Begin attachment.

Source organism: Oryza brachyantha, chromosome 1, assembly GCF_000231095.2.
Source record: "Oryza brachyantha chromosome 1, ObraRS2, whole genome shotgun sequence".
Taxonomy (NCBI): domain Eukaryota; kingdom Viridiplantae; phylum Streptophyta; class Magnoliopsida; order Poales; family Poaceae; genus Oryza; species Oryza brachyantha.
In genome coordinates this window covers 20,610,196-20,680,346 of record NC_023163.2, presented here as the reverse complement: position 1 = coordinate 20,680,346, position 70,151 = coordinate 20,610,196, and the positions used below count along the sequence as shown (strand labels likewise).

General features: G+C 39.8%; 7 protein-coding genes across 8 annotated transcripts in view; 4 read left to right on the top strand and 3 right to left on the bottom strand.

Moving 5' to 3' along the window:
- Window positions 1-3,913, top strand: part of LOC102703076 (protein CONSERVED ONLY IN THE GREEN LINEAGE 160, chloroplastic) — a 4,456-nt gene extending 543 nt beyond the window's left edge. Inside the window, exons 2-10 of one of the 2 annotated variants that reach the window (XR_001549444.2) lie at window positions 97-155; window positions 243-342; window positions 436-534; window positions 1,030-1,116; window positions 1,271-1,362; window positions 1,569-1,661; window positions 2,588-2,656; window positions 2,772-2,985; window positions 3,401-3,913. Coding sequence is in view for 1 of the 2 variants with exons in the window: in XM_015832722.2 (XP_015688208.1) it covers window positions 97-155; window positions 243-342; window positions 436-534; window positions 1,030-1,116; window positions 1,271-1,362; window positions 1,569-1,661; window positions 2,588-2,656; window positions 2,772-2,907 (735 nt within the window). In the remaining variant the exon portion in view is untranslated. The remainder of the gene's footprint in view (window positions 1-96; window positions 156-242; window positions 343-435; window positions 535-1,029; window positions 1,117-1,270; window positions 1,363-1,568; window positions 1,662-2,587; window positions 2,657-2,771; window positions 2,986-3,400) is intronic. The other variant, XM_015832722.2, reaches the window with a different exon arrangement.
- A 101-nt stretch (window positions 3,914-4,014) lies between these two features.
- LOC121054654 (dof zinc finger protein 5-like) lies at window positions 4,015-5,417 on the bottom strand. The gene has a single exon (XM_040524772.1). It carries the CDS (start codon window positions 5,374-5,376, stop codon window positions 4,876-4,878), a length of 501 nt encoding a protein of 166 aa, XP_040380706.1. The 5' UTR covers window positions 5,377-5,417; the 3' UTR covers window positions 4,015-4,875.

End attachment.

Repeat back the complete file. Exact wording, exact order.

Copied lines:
Source organism: Oryza brachyantha, chromosome 1, assembly GCF_000231095.2.
Source record: "Oryza brachyantha chromosome 1, ObraRS2, whole genome shotgun sequence".
Taxonomy (NCBI): domain Eukaryota; kingdom Viridiplantae; phylum Streptophyta; class Magnoliopsida; order Poales; family Poaceae; genus Oryza; species Oryza brachyantha.
In genome coordinates this window covers 20,610,196-20,680,346 of record NC_023163.2, presented here as the reverse complement: position 1 = coordinate 20,680,346, position 70,151 = coordinate 20,610,196, and the positions used below count along the sequence as shown (strand labels likewise).

General features: G+C 39.8%; 7 protein-coding genes across 8 annotated transcripts in view; 4 read left to right on the top strand and 3 right to left on the bottom strand.

Moving 5' to 3' along the window:
- Window positions 1-3,913, top strand: part of LOC102703076 (protein CONSERVED ONLY IN THE GREEN LINEAGE 160, chloroplastic) — a 4,456-nt gene extending 543 nt beyond the window's left edge. Inside the window, exons 2-10 of one of the 2 annotated variants that reach the window (XR_001549444.2) lie at window positions 97-155; window positions 243-342; window positions 436-534; window positions 1,030-1,116; window positions 1,271-1,362; window positions 1,569-1,661; window positions 2,588-2,656; window positions 2,772-2,985; window positions 3,401-3,913. Coding sequence is in view for 1 of the 2 variants with exons in the window: in XM_015832722.2 (XP_015688208.1) it covers window positions 97-155; window positions 243-342; window positions 436-534; window positions 1,030-1,116; window positions 1,271-1,362; window positions 1,569-1,661; window positions 2,588-2,656; window positions 2,772-2,907 (735 nt within the window). In the remaining variant the exon portion in view is untranslated. The remainder of the gene's footprint in view (window positions 1-96; window positions 156-242; window positions 343-435; window positions 535-1,029; window positions 1,117-1,270; window positions 1,363-1,568; window positions 1,662-2,587; window positions 2,657-2,771; window positions 2,986-3,400) is intronic. The other variant, XM_015832722.2, reaches the window with a different exon arrangement.
- A 101-nt stretch (window positions 3,914-4,014) lies between these two features.
- LOC121054654 (dof zinc finger protein 5-like) lies at window positions 4,015-5,417 on the bottom strand. The gene has a single exon (XM_040524772.1). It carries the CDS (start codon window positions 5,374-5,376, stop codon window positions 4,876-4,878), a length of 501 nt encoding a protein of 166 aa, XP_040380706.1. The 5' UTR covers window positions 5,377-5,417; the 3' UTR covers window positions 4,015-4,875.